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Member since: Mon Sep 7, 2009, 12:57 AM
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It COULD be.

But there have been widespread calls from many quarters to curtail school opening for some time. For a number of reasons - many economic, some seemingly ideological - the Johnson government has resisted this until it's suddenly panicked at the practically uncontrolled spread of COVID in London and the south east of England, which it's, perhaps conveniently, seeking to blame on this "new variant".

This was less than a week ago:

Government launches legal action against Greenwich school closures

The government has launched legal action against a London council over plans to close schools, using emergency coronavirus legislation for the first time to ensure face-to-face teaching continues until the end of term.

The education secretary, Gavin Williamson, issued a “temporary continuity direction” to Greenwich council, demanding the immediate withdrawal of a letter issued to headteachers over the weekend advising them to close schools early and switch to remote learning amid rising Covid infection rates in the capital.

Although the government has previously threatened legal action, this latest move signals its determination to keep schools open in the run-up to the Christmas holidays and beyond. If Greenwich fails to comply the Department for Education can seek a court injunction

Greenwich and Islington councils had advised schools to close, except to the children of key workers and those classed as vulnerable, and switch to online lessons in the last few days of term to help slow the spread of the virus. The government has not yet launched legal action against Islington.


The coronavirus has throughout its course had a staunch ally in the useless Westminster government under Johnson. They're both dangerous. As a combination ...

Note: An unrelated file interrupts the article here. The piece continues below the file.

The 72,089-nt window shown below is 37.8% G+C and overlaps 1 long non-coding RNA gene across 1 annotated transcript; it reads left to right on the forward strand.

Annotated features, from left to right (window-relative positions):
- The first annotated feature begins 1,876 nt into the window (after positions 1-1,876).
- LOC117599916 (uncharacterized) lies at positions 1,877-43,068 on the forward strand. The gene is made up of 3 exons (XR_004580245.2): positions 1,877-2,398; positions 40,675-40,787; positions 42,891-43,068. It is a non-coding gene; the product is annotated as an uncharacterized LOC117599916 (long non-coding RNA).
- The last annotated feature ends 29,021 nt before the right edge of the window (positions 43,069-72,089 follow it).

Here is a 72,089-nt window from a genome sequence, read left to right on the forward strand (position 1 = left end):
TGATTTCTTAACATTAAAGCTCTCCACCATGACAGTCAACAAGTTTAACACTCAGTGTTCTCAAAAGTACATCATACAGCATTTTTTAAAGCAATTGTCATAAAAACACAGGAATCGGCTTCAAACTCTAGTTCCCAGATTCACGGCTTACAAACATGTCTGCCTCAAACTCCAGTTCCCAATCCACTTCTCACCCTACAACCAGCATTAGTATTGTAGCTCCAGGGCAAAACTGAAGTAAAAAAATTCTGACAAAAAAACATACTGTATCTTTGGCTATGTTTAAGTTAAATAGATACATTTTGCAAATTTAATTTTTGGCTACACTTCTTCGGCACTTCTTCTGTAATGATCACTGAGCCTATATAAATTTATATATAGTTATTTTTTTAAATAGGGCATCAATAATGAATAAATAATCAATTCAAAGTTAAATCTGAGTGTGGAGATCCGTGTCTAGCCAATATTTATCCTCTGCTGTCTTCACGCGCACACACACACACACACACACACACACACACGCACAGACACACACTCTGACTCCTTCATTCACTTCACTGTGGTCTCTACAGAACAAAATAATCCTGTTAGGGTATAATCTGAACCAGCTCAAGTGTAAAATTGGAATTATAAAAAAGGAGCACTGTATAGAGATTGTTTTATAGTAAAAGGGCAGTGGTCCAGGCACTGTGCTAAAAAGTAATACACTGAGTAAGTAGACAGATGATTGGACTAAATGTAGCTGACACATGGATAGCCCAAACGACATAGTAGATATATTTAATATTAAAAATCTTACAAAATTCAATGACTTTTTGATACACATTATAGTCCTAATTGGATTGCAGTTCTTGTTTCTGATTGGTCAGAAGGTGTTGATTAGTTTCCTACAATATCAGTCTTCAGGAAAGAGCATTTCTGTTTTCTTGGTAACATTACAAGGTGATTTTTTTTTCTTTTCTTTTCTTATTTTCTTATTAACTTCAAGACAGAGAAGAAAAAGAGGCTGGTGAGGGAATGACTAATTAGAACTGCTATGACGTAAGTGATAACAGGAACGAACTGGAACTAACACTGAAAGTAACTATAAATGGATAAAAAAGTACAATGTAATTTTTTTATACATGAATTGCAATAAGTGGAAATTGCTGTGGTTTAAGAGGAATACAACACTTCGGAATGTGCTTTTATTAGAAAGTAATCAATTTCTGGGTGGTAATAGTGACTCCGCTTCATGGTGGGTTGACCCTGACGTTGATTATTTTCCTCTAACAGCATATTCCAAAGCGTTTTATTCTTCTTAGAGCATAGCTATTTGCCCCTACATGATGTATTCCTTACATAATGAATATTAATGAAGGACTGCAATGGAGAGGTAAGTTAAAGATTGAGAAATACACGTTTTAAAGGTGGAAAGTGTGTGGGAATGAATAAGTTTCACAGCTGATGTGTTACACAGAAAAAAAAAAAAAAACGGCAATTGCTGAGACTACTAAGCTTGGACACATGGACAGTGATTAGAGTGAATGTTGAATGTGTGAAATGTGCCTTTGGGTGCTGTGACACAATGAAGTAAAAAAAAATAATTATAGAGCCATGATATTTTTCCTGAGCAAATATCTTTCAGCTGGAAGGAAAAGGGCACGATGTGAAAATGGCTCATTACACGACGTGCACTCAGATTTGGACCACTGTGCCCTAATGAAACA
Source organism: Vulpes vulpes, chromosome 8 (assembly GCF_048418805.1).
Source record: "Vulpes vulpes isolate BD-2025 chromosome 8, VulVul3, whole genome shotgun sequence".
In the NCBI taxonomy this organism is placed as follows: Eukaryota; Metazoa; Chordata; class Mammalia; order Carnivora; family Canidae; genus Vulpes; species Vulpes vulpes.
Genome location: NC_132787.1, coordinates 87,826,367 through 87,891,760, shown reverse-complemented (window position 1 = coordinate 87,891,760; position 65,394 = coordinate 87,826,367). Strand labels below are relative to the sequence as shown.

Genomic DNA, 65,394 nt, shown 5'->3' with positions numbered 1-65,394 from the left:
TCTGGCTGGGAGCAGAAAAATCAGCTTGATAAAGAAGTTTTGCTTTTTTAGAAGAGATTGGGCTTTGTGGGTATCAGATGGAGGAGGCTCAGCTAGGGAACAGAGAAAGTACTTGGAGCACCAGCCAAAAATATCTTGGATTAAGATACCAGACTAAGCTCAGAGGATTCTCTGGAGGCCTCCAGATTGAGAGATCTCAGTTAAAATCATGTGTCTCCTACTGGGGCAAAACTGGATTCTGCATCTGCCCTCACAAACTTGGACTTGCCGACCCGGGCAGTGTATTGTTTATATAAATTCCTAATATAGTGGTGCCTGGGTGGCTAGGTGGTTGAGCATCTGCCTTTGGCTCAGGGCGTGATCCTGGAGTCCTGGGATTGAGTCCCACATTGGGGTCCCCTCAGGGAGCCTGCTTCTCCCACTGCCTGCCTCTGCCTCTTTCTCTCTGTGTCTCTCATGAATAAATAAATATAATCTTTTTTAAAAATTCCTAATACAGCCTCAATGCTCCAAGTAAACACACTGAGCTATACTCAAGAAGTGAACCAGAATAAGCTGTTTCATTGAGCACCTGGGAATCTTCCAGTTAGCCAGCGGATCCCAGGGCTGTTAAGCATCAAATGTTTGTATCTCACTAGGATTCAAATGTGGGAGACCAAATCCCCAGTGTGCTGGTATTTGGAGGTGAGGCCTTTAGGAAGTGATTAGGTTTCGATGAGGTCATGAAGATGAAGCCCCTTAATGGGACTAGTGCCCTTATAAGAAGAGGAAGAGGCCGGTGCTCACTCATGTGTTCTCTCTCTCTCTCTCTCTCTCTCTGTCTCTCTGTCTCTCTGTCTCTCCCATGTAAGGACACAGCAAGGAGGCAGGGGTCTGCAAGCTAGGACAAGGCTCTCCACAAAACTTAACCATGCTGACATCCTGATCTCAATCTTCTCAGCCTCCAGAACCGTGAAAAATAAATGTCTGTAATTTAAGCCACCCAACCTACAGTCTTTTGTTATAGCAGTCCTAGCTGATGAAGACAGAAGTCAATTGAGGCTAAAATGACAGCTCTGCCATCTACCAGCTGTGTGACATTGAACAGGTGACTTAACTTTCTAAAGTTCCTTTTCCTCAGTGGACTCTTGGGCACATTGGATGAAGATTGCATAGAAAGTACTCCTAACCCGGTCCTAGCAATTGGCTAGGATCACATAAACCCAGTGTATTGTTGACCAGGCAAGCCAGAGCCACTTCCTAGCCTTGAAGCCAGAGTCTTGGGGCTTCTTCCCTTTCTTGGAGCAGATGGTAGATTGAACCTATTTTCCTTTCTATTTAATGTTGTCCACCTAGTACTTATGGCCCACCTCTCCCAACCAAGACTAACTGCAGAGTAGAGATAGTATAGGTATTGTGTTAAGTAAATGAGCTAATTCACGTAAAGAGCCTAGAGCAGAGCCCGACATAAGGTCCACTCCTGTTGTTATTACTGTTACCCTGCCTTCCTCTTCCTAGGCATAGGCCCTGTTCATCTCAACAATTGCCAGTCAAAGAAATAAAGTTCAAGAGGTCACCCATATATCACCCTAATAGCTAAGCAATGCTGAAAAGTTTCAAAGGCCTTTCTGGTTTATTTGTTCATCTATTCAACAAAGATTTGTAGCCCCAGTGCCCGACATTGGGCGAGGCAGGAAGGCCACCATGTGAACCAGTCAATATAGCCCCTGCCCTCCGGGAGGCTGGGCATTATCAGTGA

No serious medical authority will be able to answer that question at the moment.

But these have been daily scenes on London over the past few weeks, so ...


3 days ago London Oxford Street was packed with people almost no masks, definitely no social distancing...Now, London enters Tier 3...and shops remain open...Doesn’t make sense this tier 3, does it?

The author of this article has no medical qualifications, his background's in economics.

There is a high incidence of infection in London and the south east of England at the moment, that's not in doubt. If you look at the scenes of vast throngs of shoppers in London's Oxford Street etc. in the last week or two and the pathetically shabby mixed messages from Johnson & Co. as they've continued to mismanage their response to the pandemic, it's hardly surprising.

Talk of a "Super Covid" in such scaremongering terms at the moment isn't much help and seems to be ahead of the medical research. Mutations in the virus have been logged around the world for some time, and a number of them appear to have made it more contagious. Here's a more sober article from 15 December:

What you need to know about the new variant of coronavirus in the UK

On 14 December, the UK’s health minister, Matt Hancock, told parliament that a new variant of the coronavirus associated with faster spread had been identified in south-east England. This has led to widespread concern, spurred by newspaper headlines about “super covid” and “mutant covid”. Here’s what you need to know about this new variant.

What do we know about this new variant so far?

It was first sequenced in the UK in late September. It has 17 mutations that may affect the shape of the virus, including the outer spike protein, according to Nick Loman at the University of Birmingham in the UK, who is part of a team that has been monitoring and sequencing new variants. Many of these mutations have been found before in other viruses, but to have so many in a single virus is unusual.

So it has a whole bunch of mutations, not just one?